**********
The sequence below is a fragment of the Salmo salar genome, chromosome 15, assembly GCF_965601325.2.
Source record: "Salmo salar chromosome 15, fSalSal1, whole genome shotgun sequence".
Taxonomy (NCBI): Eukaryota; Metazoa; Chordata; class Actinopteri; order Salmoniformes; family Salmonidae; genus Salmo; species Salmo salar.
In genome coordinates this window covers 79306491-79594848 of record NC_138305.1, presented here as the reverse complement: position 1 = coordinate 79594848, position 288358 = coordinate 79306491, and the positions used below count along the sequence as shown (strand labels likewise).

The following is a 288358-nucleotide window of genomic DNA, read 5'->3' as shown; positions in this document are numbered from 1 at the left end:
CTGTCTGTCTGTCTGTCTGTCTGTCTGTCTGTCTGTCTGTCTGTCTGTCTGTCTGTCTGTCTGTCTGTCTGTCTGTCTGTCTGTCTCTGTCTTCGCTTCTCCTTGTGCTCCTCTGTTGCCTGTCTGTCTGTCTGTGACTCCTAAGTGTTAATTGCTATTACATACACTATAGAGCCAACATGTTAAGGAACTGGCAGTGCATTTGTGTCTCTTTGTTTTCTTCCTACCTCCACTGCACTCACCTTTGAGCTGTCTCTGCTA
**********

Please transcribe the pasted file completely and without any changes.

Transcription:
The sequence below is a fragment of the Salmo salar genome, chromosome 15, assembly GCF_965601325.2.
Source record: "Salmo salar chromosome 15, fSalSal1, whole genome shotgun sequence".
Taxonomy (NCBI): Eukaryota; Metazoa; Chordata; class Actinopteri; order Salmoniformes; family Salmonidae; genus Salmo; species Salmo salar.
In genome coordinates this window covers 79306491-79594848 of record NC_138305.1, presented here as the reverse complement: position 1 = coordinate 79594848, position 288358 = coordinate 79306491, and the positions used below count along the sequence as shown (strand labels likewise).

The following is a 288358-nucleotide window of genomic DNA, read 5'->3' as shown; positions in this document are numbered from 1 at the left end:
CTGTCTGTCTGTCTGTCTGTCTGTCTGTCTGTCTGTCTGTCTGTCTGTCTGTCTGTCTGTCTGTCTGTCTGTCTGTCTGTCTGTCTCTGTCTTCGCTTCTCCTTGTGCTCCTCTGTTGCCTGTCTGTCTGTCTGTGACTCCTAAGTGTTAATTGCTATTACATACACTATAGAGCCAACATGTTAAGGAACTGGCAGTGCATTTGTGTCTCTTTGTTTTCTTCCTACCTCCACTGCACTCACCTTTGAGCTGTCTCTGCTA